Concept

Dots and Loops

Summary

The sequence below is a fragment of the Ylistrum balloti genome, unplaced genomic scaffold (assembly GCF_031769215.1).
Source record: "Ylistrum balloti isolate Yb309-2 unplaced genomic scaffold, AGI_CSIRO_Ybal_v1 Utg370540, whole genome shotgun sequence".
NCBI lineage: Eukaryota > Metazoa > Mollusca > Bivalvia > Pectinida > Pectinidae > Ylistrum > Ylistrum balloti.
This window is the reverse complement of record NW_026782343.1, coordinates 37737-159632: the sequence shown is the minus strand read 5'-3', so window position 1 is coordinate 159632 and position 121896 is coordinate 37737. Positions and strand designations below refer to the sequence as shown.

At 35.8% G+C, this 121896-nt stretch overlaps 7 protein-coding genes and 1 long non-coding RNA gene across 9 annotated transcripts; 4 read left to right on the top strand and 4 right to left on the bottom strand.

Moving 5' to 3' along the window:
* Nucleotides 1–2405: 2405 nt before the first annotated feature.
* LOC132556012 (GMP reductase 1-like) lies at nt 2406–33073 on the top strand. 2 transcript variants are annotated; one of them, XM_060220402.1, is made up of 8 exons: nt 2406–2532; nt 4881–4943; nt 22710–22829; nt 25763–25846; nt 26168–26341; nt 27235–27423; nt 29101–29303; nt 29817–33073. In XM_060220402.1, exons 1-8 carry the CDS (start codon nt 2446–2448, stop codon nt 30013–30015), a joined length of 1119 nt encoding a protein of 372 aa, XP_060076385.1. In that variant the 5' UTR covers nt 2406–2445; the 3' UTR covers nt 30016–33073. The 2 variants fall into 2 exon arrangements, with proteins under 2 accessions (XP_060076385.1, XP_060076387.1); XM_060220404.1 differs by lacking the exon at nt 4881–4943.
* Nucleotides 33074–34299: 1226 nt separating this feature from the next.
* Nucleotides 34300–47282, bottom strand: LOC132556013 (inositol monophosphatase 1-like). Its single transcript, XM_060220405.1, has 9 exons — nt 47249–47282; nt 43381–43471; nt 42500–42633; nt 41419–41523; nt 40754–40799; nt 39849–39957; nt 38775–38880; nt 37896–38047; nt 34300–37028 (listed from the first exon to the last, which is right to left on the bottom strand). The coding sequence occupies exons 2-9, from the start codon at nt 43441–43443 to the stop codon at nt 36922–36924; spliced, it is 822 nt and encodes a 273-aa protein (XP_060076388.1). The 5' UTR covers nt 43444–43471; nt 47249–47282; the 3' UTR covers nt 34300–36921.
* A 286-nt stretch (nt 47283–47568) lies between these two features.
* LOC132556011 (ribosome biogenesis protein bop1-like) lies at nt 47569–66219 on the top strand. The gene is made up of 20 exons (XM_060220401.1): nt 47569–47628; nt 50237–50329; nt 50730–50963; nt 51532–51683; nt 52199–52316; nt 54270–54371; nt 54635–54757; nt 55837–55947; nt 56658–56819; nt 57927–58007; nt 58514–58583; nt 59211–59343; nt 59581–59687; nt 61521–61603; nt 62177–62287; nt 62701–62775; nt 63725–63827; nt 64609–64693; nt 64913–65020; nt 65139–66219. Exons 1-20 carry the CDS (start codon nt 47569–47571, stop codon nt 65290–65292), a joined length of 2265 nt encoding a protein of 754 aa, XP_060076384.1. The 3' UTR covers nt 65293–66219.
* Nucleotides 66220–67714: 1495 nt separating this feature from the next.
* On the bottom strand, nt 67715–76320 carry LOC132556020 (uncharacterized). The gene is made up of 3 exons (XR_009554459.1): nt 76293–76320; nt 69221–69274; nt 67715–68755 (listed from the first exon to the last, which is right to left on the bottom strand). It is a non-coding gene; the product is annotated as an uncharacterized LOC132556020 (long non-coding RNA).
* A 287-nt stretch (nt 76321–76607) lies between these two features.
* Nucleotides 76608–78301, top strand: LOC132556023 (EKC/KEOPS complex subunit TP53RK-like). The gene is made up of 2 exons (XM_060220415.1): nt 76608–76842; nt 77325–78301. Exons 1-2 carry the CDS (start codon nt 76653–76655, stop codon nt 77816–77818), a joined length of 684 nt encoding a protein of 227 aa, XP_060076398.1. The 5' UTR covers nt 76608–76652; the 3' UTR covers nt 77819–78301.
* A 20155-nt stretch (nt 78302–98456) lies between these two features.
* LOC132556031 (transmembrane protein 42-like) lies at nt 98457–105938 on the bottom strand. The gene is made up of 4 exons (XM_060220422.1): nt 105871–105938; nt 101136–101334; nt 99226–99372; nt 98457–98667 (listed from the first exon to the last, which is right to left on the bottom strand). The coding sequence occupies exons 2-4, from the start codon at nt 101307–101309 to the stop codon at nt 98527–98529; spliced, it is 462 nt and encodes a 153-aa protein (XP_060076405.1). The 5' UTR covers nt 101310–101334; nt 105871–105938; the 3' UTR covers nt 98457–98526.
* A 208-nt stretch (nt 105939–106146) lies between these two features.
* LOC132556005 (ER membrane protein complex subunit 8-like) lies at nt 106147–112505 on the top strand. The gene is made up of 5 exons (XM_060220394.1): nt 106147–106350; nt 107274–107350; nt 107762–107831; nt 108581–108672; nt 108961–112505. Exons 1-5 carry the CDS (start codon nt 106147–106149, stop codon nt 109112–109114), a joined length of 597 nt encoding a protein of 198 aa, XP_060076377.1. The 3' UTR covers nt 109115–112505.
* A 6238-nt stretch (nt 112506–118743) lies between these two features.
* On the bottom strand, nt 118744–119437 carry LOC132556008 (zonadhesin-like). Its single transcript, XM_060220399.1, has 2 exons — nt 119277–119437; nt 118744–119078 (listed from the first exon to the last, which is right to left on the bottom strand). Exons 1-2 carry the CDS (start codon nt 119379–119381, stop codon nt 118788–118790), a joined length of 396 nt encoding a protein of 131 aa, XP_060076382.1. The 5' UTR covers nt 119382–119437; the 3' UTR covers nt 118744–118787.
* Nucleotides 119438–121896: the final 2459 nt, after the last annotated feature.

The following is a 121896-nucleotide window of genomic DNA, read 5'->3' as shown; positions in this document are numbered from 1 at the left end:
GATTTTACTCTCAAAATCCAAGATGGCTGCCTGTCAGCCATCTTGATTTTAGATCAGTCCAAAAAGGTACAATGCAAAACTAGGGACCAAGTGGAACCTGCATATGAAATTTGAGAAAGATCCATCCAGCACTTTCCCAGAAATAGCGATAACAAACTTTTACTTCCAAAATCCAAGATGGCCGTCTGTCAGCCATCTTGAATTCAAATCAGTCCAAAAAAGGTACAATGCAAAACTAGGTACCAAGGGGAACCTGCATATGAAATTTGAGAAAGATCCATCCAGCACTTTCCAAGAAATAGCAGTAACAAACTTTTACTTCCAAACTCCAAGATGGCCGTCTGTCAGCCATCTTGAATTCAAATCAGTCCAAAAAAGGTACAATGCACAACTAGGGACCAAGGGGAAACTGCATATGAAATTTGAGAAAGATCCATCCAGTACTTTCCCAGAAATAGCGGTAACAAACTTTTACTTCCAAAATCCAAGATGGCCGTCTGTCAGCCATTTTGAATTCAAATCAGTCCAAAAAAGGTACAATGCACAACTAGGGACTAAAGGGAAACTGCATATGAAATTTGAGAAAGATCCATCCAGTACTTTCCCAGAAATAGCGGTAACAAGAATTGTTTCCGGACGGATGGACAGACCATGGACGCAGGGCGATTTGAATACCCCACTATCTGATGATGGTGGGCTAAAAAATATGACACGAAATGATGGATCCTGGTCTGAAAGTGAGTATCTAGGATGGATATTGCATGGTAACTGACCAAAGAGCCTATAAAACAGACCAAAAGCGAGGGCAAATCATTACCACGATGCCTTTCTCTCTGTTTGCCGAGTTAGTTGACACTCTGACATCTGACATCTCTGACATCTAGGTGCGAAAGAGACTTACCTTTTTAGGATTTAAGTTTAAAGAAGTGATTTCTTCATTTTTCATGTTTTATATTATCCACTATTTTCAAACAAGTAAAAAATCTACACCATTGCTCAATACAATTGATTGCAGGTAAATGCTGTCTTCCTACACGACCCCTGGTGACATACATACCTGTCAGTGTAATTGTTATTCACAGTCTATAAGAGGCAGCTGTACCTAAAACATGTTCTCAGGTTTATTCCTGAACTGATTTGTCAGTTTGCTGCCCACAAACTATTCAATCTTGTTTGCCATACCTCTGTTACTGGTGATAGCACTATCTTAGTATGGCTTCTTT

Dots and Loops is the fifth studio album by English-French rock band Stereolab. It was released on 22 September 1997 and was issued by Duophonic Records and Elektra Records. The band co-produced the album with John McEntire and Andi Toma, and recording took place at their respective studios in Chicago and Düsseldorf. It was their first album to be recorded straight to Digital Audio Tape and produced with Pro Tools. The album explores jazz and electronic sounds, and is influenced by bossa nova and 1960s pop music. Its lyrics address matters such as consumerism, the "spectacle", materialism, and human interaction. Dots and Loops reached number 19 on the UK Albums Chart, as well as number 111 on the Billboard 200 chart in the United States. The track "Miss Modular" was issued as a single and as an EP, and peaked at number 60 on the UK Singles Chart. Several music critics have praised Dots and Loops for its blend of accessible music with experimental and avant-garde sounds, and some have considered it to be one of the band's finest works and one of the first produced with a Digital Audio Workstation. The album was reissued in 2019 with bonus material. Seven of the ten tracks on Dots and Loops were recorded by Stereolab in March 1997 at the Chicago studio Idful Music Corporation with John McEntire, who also produced and mixed the tracks with the band. The remaining three tracks – "The Flower Called Nowhere", "Prisoner of Mars", and "Contronatura" – were recorded the following month at Academy of St. Martin in the Street in Düsseldorf, this time with co-production, co-mixing, and engineering duties overseen by Andi Toma. Additional engineering was undertaken by Max Stamm and Toma's Mouse on Mars bandmate Jan St. Werner. Stereolab recorded the song "I Feel the Air (Of Another Planet)" for the album, but it was not mixed in time for the mastering process and instead appeared on the band's 2000 EP The First of the Microbe Hunters. The Dots and Loops sessions marked the first time Stereolab recorded straight to Digital Audio Tape, a process the band found enjoyable.
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